By Yoruk Bahceli and Nell Mackenzie
LONDON (Reuters) – The collateral against potential losses posted on derivatives trades at Eurex has risen to a record high of around 130 billion euros ($128 billion) in the face of highly volatile markets and stubborn inflation, Erik Mueller, CEO of Eurex Clearing, told Reuters on Thursday.
This is up from around 100 billion euros needed during the COVID-19 outbreak that wreaked havoc on world markets in early 2020. Mueller told Reuters that risk models at Eurex Clearing suggested that the current environment meant there was a greater need to bolster liquidity.
Eurex Clearing is part of Deutsche Boerse’s Eurex Exchange, one of Europe’s biggest futures and options exchanges and clearing houses.
Analysts say that increased demand for collateral could be one sign of heightened investor angst given decades-high inflation and aggressive rate hikes from major central banks, not to mention Russia’s invasion of Ukraine which is driving an energy crisis in Europe.
“In fixed income, as a guide very roughly, the requirements (for collateral) have doubled,” Mueller told Reuters during a briefing.
“But looking at the last 10 years in rates volatility may not be a good guide to what’s happening in the next 10 years.”
The ICE BofA Move Index, a measure of volatility in the U.S. fixed income market, for instance, last week jumped to its highest level since March 2020 as British markets fell under acute selling pressure.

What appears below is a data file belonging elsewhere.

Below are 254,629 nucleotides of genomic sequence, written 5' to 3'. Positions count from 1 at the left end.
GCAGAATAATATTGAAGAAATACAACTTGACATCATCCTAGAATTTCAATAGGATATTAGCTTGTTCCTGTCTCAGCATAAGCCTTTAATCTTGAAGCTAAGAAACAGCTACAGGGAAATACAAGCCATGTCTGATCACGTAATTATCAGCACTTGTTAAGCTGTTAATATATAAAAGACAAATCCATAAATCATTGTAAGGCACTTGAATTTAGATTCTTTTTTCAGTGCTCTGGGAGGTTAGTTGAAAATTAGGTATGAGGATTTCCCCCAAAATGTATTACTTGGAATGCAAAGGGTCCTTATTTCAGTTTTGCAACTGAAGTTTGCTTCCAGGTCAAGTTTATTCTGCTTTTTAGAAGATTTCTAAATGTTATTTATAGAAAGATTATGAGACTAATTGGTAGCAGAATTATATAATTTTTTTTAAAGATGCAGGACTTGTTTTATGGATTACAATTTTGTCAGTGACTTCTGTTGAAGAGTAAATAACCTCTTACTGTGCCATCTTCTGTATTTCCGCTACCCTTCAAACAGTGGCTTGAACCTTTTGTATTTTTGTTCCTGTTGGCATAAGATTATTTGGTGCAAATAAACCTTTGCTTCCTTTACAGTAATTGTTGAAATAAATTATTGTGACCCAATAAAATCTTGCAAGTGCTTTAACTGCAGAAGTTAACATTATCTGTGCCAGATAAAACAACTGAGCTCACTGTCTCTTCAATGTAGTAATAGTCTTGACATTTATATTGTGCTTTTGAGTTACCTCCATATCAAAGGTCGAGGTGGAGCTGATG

“We are seeing a greater demand of collateral but it’s not just demand in quality of collateral … but it’s also an ability to be able to reuse collateral, to be able to do that in an efficient way,” Clearstream Securities CEO Samuel Riley said during the same briefing.
He noted increased talk in the industry about the “optimization of collateral” more generally.
Top-rated government bonds such as U.S. Treasuries or German bonds are often used in markets as collateral to raise cash. That has at times created a squeeze on triple-A rated German debt given how scarce it is after years of European Central Bank bond-buying.
“Because of the demands on collateral and the scarcity of high-quality collateral, firms are having to make sure they maximize the opportunity they have with the collateral they’ve got,” Mueller said.
Many pension funds were caught out during a surge in British government bond yields last week that forced the Bank of England to step in. The funds had to stump up cash to meet collateral demands.
($1 = 1.0167 euros)
(Reporting by Yoruk Bahceli in Amsterdam and Nell Mackenzie and Karin Strohecker in London; Writing by Dhara Ranasinghe; Editing by Matthew Lewis)